The private equity owner of Heinz and Burger King is lining up a deal to snap up Kraft Foods Group for anywhere up to $50bn, according to reports from the US. A “a person close to the matter” told the Wall Street Journal that Brazilian group 3G Capital was in advanced talks with Kraft. The PE firm has been searching for its next target for several months and has been linked with a number of US giants from Pepsi to Kelloggs. It is rumoured that because of the size of the transaction 3G may partner up again with Warren Buffett’s Berkshire Hathaway again – the pair combined two years ago for the $23.2bn Heinz deal. Shares in Kraft soared by 16.5% to $71.44 – giving it a valuation of more than $40bn – in after-hours trading yesterday. And when debt is factored in, a deal with 3G could end up valuing Kraft at around $50bn (The Financial Times £).
Inflation falling to zero for the first time on record in Britain receives blanket coverage from the papers. A slump in the price of oil and the raging supermarket price war pushed the figure further than economists had expected all the way down to 0%. The Guardian said it handed Chancellor George Osborne a pre-election advantage; The FT added that despite the boon for consumers the figures would weigh on the minds of Bank of England policy makers potential leading to a rise, or a cut, in interest rates; while The Times warned against any knee-jerk reactions and said to enjoy “noflation” for the short term.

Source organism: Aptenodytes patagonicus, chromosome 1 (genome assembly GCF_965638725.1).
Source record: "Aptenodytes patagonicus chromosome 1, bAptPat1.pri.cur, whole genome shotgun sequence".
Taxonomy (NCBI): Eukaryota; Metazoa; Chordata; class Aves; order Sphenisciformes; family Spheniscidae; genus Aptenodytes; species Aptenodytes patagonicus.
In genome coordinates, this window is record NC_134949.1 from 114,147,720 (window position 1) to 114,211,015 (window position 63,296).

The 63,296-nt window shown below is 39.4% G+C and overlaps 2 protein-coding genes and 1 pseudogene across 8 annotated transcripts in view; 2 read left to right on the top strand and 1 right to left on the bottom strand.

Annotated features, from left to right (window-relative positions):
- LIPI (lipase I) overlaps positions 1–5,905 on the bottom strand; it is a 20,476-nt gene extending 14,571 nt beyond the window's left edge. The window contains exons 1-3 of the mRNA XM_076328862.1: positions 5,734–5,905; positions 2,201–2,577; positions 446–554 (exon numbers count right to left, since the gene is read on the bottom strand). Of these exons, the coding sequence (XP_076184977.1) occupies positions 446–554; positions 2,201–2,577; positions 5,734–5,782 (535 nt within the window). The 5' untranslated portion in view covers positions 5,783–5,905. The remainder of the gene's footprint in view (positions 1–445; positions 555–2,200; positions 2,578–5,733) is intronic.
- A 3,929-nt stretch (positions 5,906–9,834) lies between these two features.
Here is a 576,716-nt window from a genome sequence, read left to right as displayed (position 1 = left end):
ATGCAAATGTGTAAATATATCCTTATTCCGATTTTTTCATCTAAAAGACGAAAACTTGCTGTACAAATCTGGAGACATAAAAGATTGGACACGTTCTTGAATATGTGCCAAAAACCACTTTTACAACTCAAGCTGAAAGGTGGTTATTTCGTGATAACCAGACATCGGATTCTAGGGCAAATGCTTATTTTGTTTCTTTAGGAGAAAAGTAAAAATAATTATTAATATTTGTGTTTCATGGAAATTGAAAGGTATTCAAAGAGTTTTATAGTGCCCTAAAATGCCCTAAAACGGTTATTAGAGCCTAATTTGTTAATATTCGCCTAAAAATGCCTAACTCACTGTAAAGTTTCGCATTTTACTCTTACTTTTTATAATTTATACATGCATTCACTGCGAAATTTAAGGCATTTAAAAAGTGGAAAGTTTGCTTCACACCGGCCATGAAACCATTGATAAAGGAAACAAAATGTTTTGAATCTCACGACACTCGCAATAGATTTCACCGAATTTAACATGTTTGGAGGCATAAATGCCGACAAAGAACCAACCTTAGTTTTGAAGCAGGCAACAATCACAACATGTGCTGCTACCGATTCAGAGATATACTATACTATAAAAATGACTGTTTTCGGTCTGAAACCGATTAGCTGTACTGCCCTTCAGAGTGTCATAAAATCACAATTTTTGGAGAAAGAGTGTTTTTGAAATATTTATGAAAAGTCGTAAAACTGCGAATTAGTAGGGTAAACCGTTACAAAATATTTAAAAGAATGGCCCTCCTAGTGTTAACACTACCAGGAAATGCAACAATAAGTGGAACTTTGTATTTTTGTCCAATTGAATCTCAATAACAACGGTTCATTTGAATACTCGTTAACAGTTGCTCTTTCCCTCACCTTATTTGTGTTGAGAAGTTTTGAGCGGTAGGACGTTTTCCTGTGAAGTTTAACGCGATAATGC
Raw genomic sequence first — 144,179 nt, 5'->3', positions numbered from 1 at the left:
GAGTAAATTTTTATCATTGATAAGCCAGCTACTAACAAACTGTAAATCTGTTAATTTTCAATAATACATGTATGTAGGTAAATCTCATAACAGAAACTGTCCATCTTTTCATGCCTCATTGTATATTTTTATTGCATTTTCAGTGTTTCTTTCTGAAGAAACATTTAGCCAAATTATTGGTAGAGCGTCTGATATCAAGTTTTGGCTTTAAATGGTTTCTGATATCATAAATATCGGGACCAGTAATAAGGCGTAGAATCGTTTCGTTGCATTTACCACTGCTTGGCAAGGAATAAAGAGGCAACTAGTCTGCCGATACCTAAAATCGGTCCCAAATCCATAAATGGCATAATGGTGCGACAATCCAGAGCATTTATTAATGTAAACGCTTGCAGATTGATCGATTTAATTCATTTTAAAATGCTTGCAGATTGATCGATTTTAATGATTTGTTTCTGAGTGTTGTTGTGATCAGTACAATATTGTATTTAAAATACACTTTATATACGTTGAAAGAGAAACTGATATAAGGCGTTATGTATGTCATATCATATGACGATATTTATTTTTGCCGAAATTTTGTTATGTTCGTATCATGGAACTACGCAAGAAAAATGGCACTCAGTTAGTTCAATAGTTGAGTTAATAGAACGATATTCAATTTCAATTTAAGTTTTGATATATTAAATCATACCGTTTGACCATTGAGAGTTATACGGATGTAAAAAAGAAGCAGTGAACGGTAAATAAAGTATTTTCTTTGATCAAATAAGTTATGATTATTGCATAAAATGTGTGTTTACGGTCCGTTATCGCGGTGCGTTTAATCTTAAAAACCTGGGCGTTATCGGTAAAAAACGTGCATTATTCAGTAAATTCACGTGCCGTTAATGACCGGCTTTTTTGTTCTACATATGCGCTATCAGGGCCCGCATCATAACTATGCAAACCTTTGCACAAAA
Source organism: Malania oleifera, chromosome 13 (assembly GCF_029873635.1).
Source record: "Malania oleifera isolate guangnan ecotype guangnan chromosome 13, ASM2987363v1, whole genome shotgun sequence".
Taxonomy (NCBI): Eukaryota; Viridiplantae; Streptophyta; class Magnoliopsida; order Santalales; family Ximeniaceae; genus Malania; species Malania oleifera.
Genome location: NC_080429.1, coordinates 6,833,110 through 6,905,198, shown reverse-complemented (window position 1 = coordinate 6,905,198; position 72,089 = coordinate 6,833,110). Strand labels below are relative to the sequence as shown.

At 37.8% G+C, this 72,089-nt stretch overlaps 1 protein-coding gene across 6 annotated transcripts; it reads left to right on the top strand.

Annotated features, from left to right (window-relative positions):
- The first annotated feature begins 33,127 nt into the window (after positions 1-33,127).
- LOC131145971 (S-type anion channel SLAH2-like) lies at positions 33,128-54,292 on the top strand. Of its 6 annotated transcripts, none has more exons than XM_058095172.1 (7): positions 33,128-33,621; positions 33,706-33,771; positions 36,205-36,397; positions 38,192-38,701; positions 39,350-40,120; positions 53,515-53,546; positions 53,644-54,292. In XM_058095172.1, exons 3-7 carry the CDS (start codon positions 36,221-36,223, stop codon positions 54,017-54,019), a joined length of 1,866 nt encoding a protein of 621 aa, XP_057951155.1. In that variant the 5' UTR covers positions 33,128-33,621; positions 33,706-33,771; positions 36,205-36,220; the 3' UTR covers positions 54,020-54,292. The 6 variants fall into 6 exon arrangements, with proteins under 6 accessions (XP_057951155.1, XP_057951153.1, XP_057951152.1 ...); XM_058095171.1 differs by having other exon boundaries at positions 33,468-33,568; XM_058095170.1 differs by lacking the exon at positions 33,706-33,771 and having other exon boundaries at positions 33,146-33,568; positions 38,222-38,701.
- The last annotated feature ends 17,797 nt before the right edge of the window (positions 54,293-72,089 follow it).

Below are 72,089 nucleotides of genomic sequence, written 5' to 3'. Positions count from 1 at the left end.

The bloodletting at Morrisons also gets plenty of column inches with new CEO David Potts “swinging the axe freely” to show a turnaround at the retailer will be “ruthless and uncompromising” (The Times £). Potts sacked half of his senior management team just a week into his new job to construct a “leaner management board, with the aim of simplifying and speeding up the business” (The Guardian). The FT said it was a “decisive break” with the regime of former CEO Dalton Philips.
Hotel Chocolat has over-taken rival chocolatier Thorntons in terms of profits in a sign that consumers are turning to premium products, The Times reports. The chain made pre-tax profits of £8.3m for the six months to 28 December – almost £2m more than Thorntons in its half year. Sales at Hotel Chocolat also rose by 9.5% to £47.2m.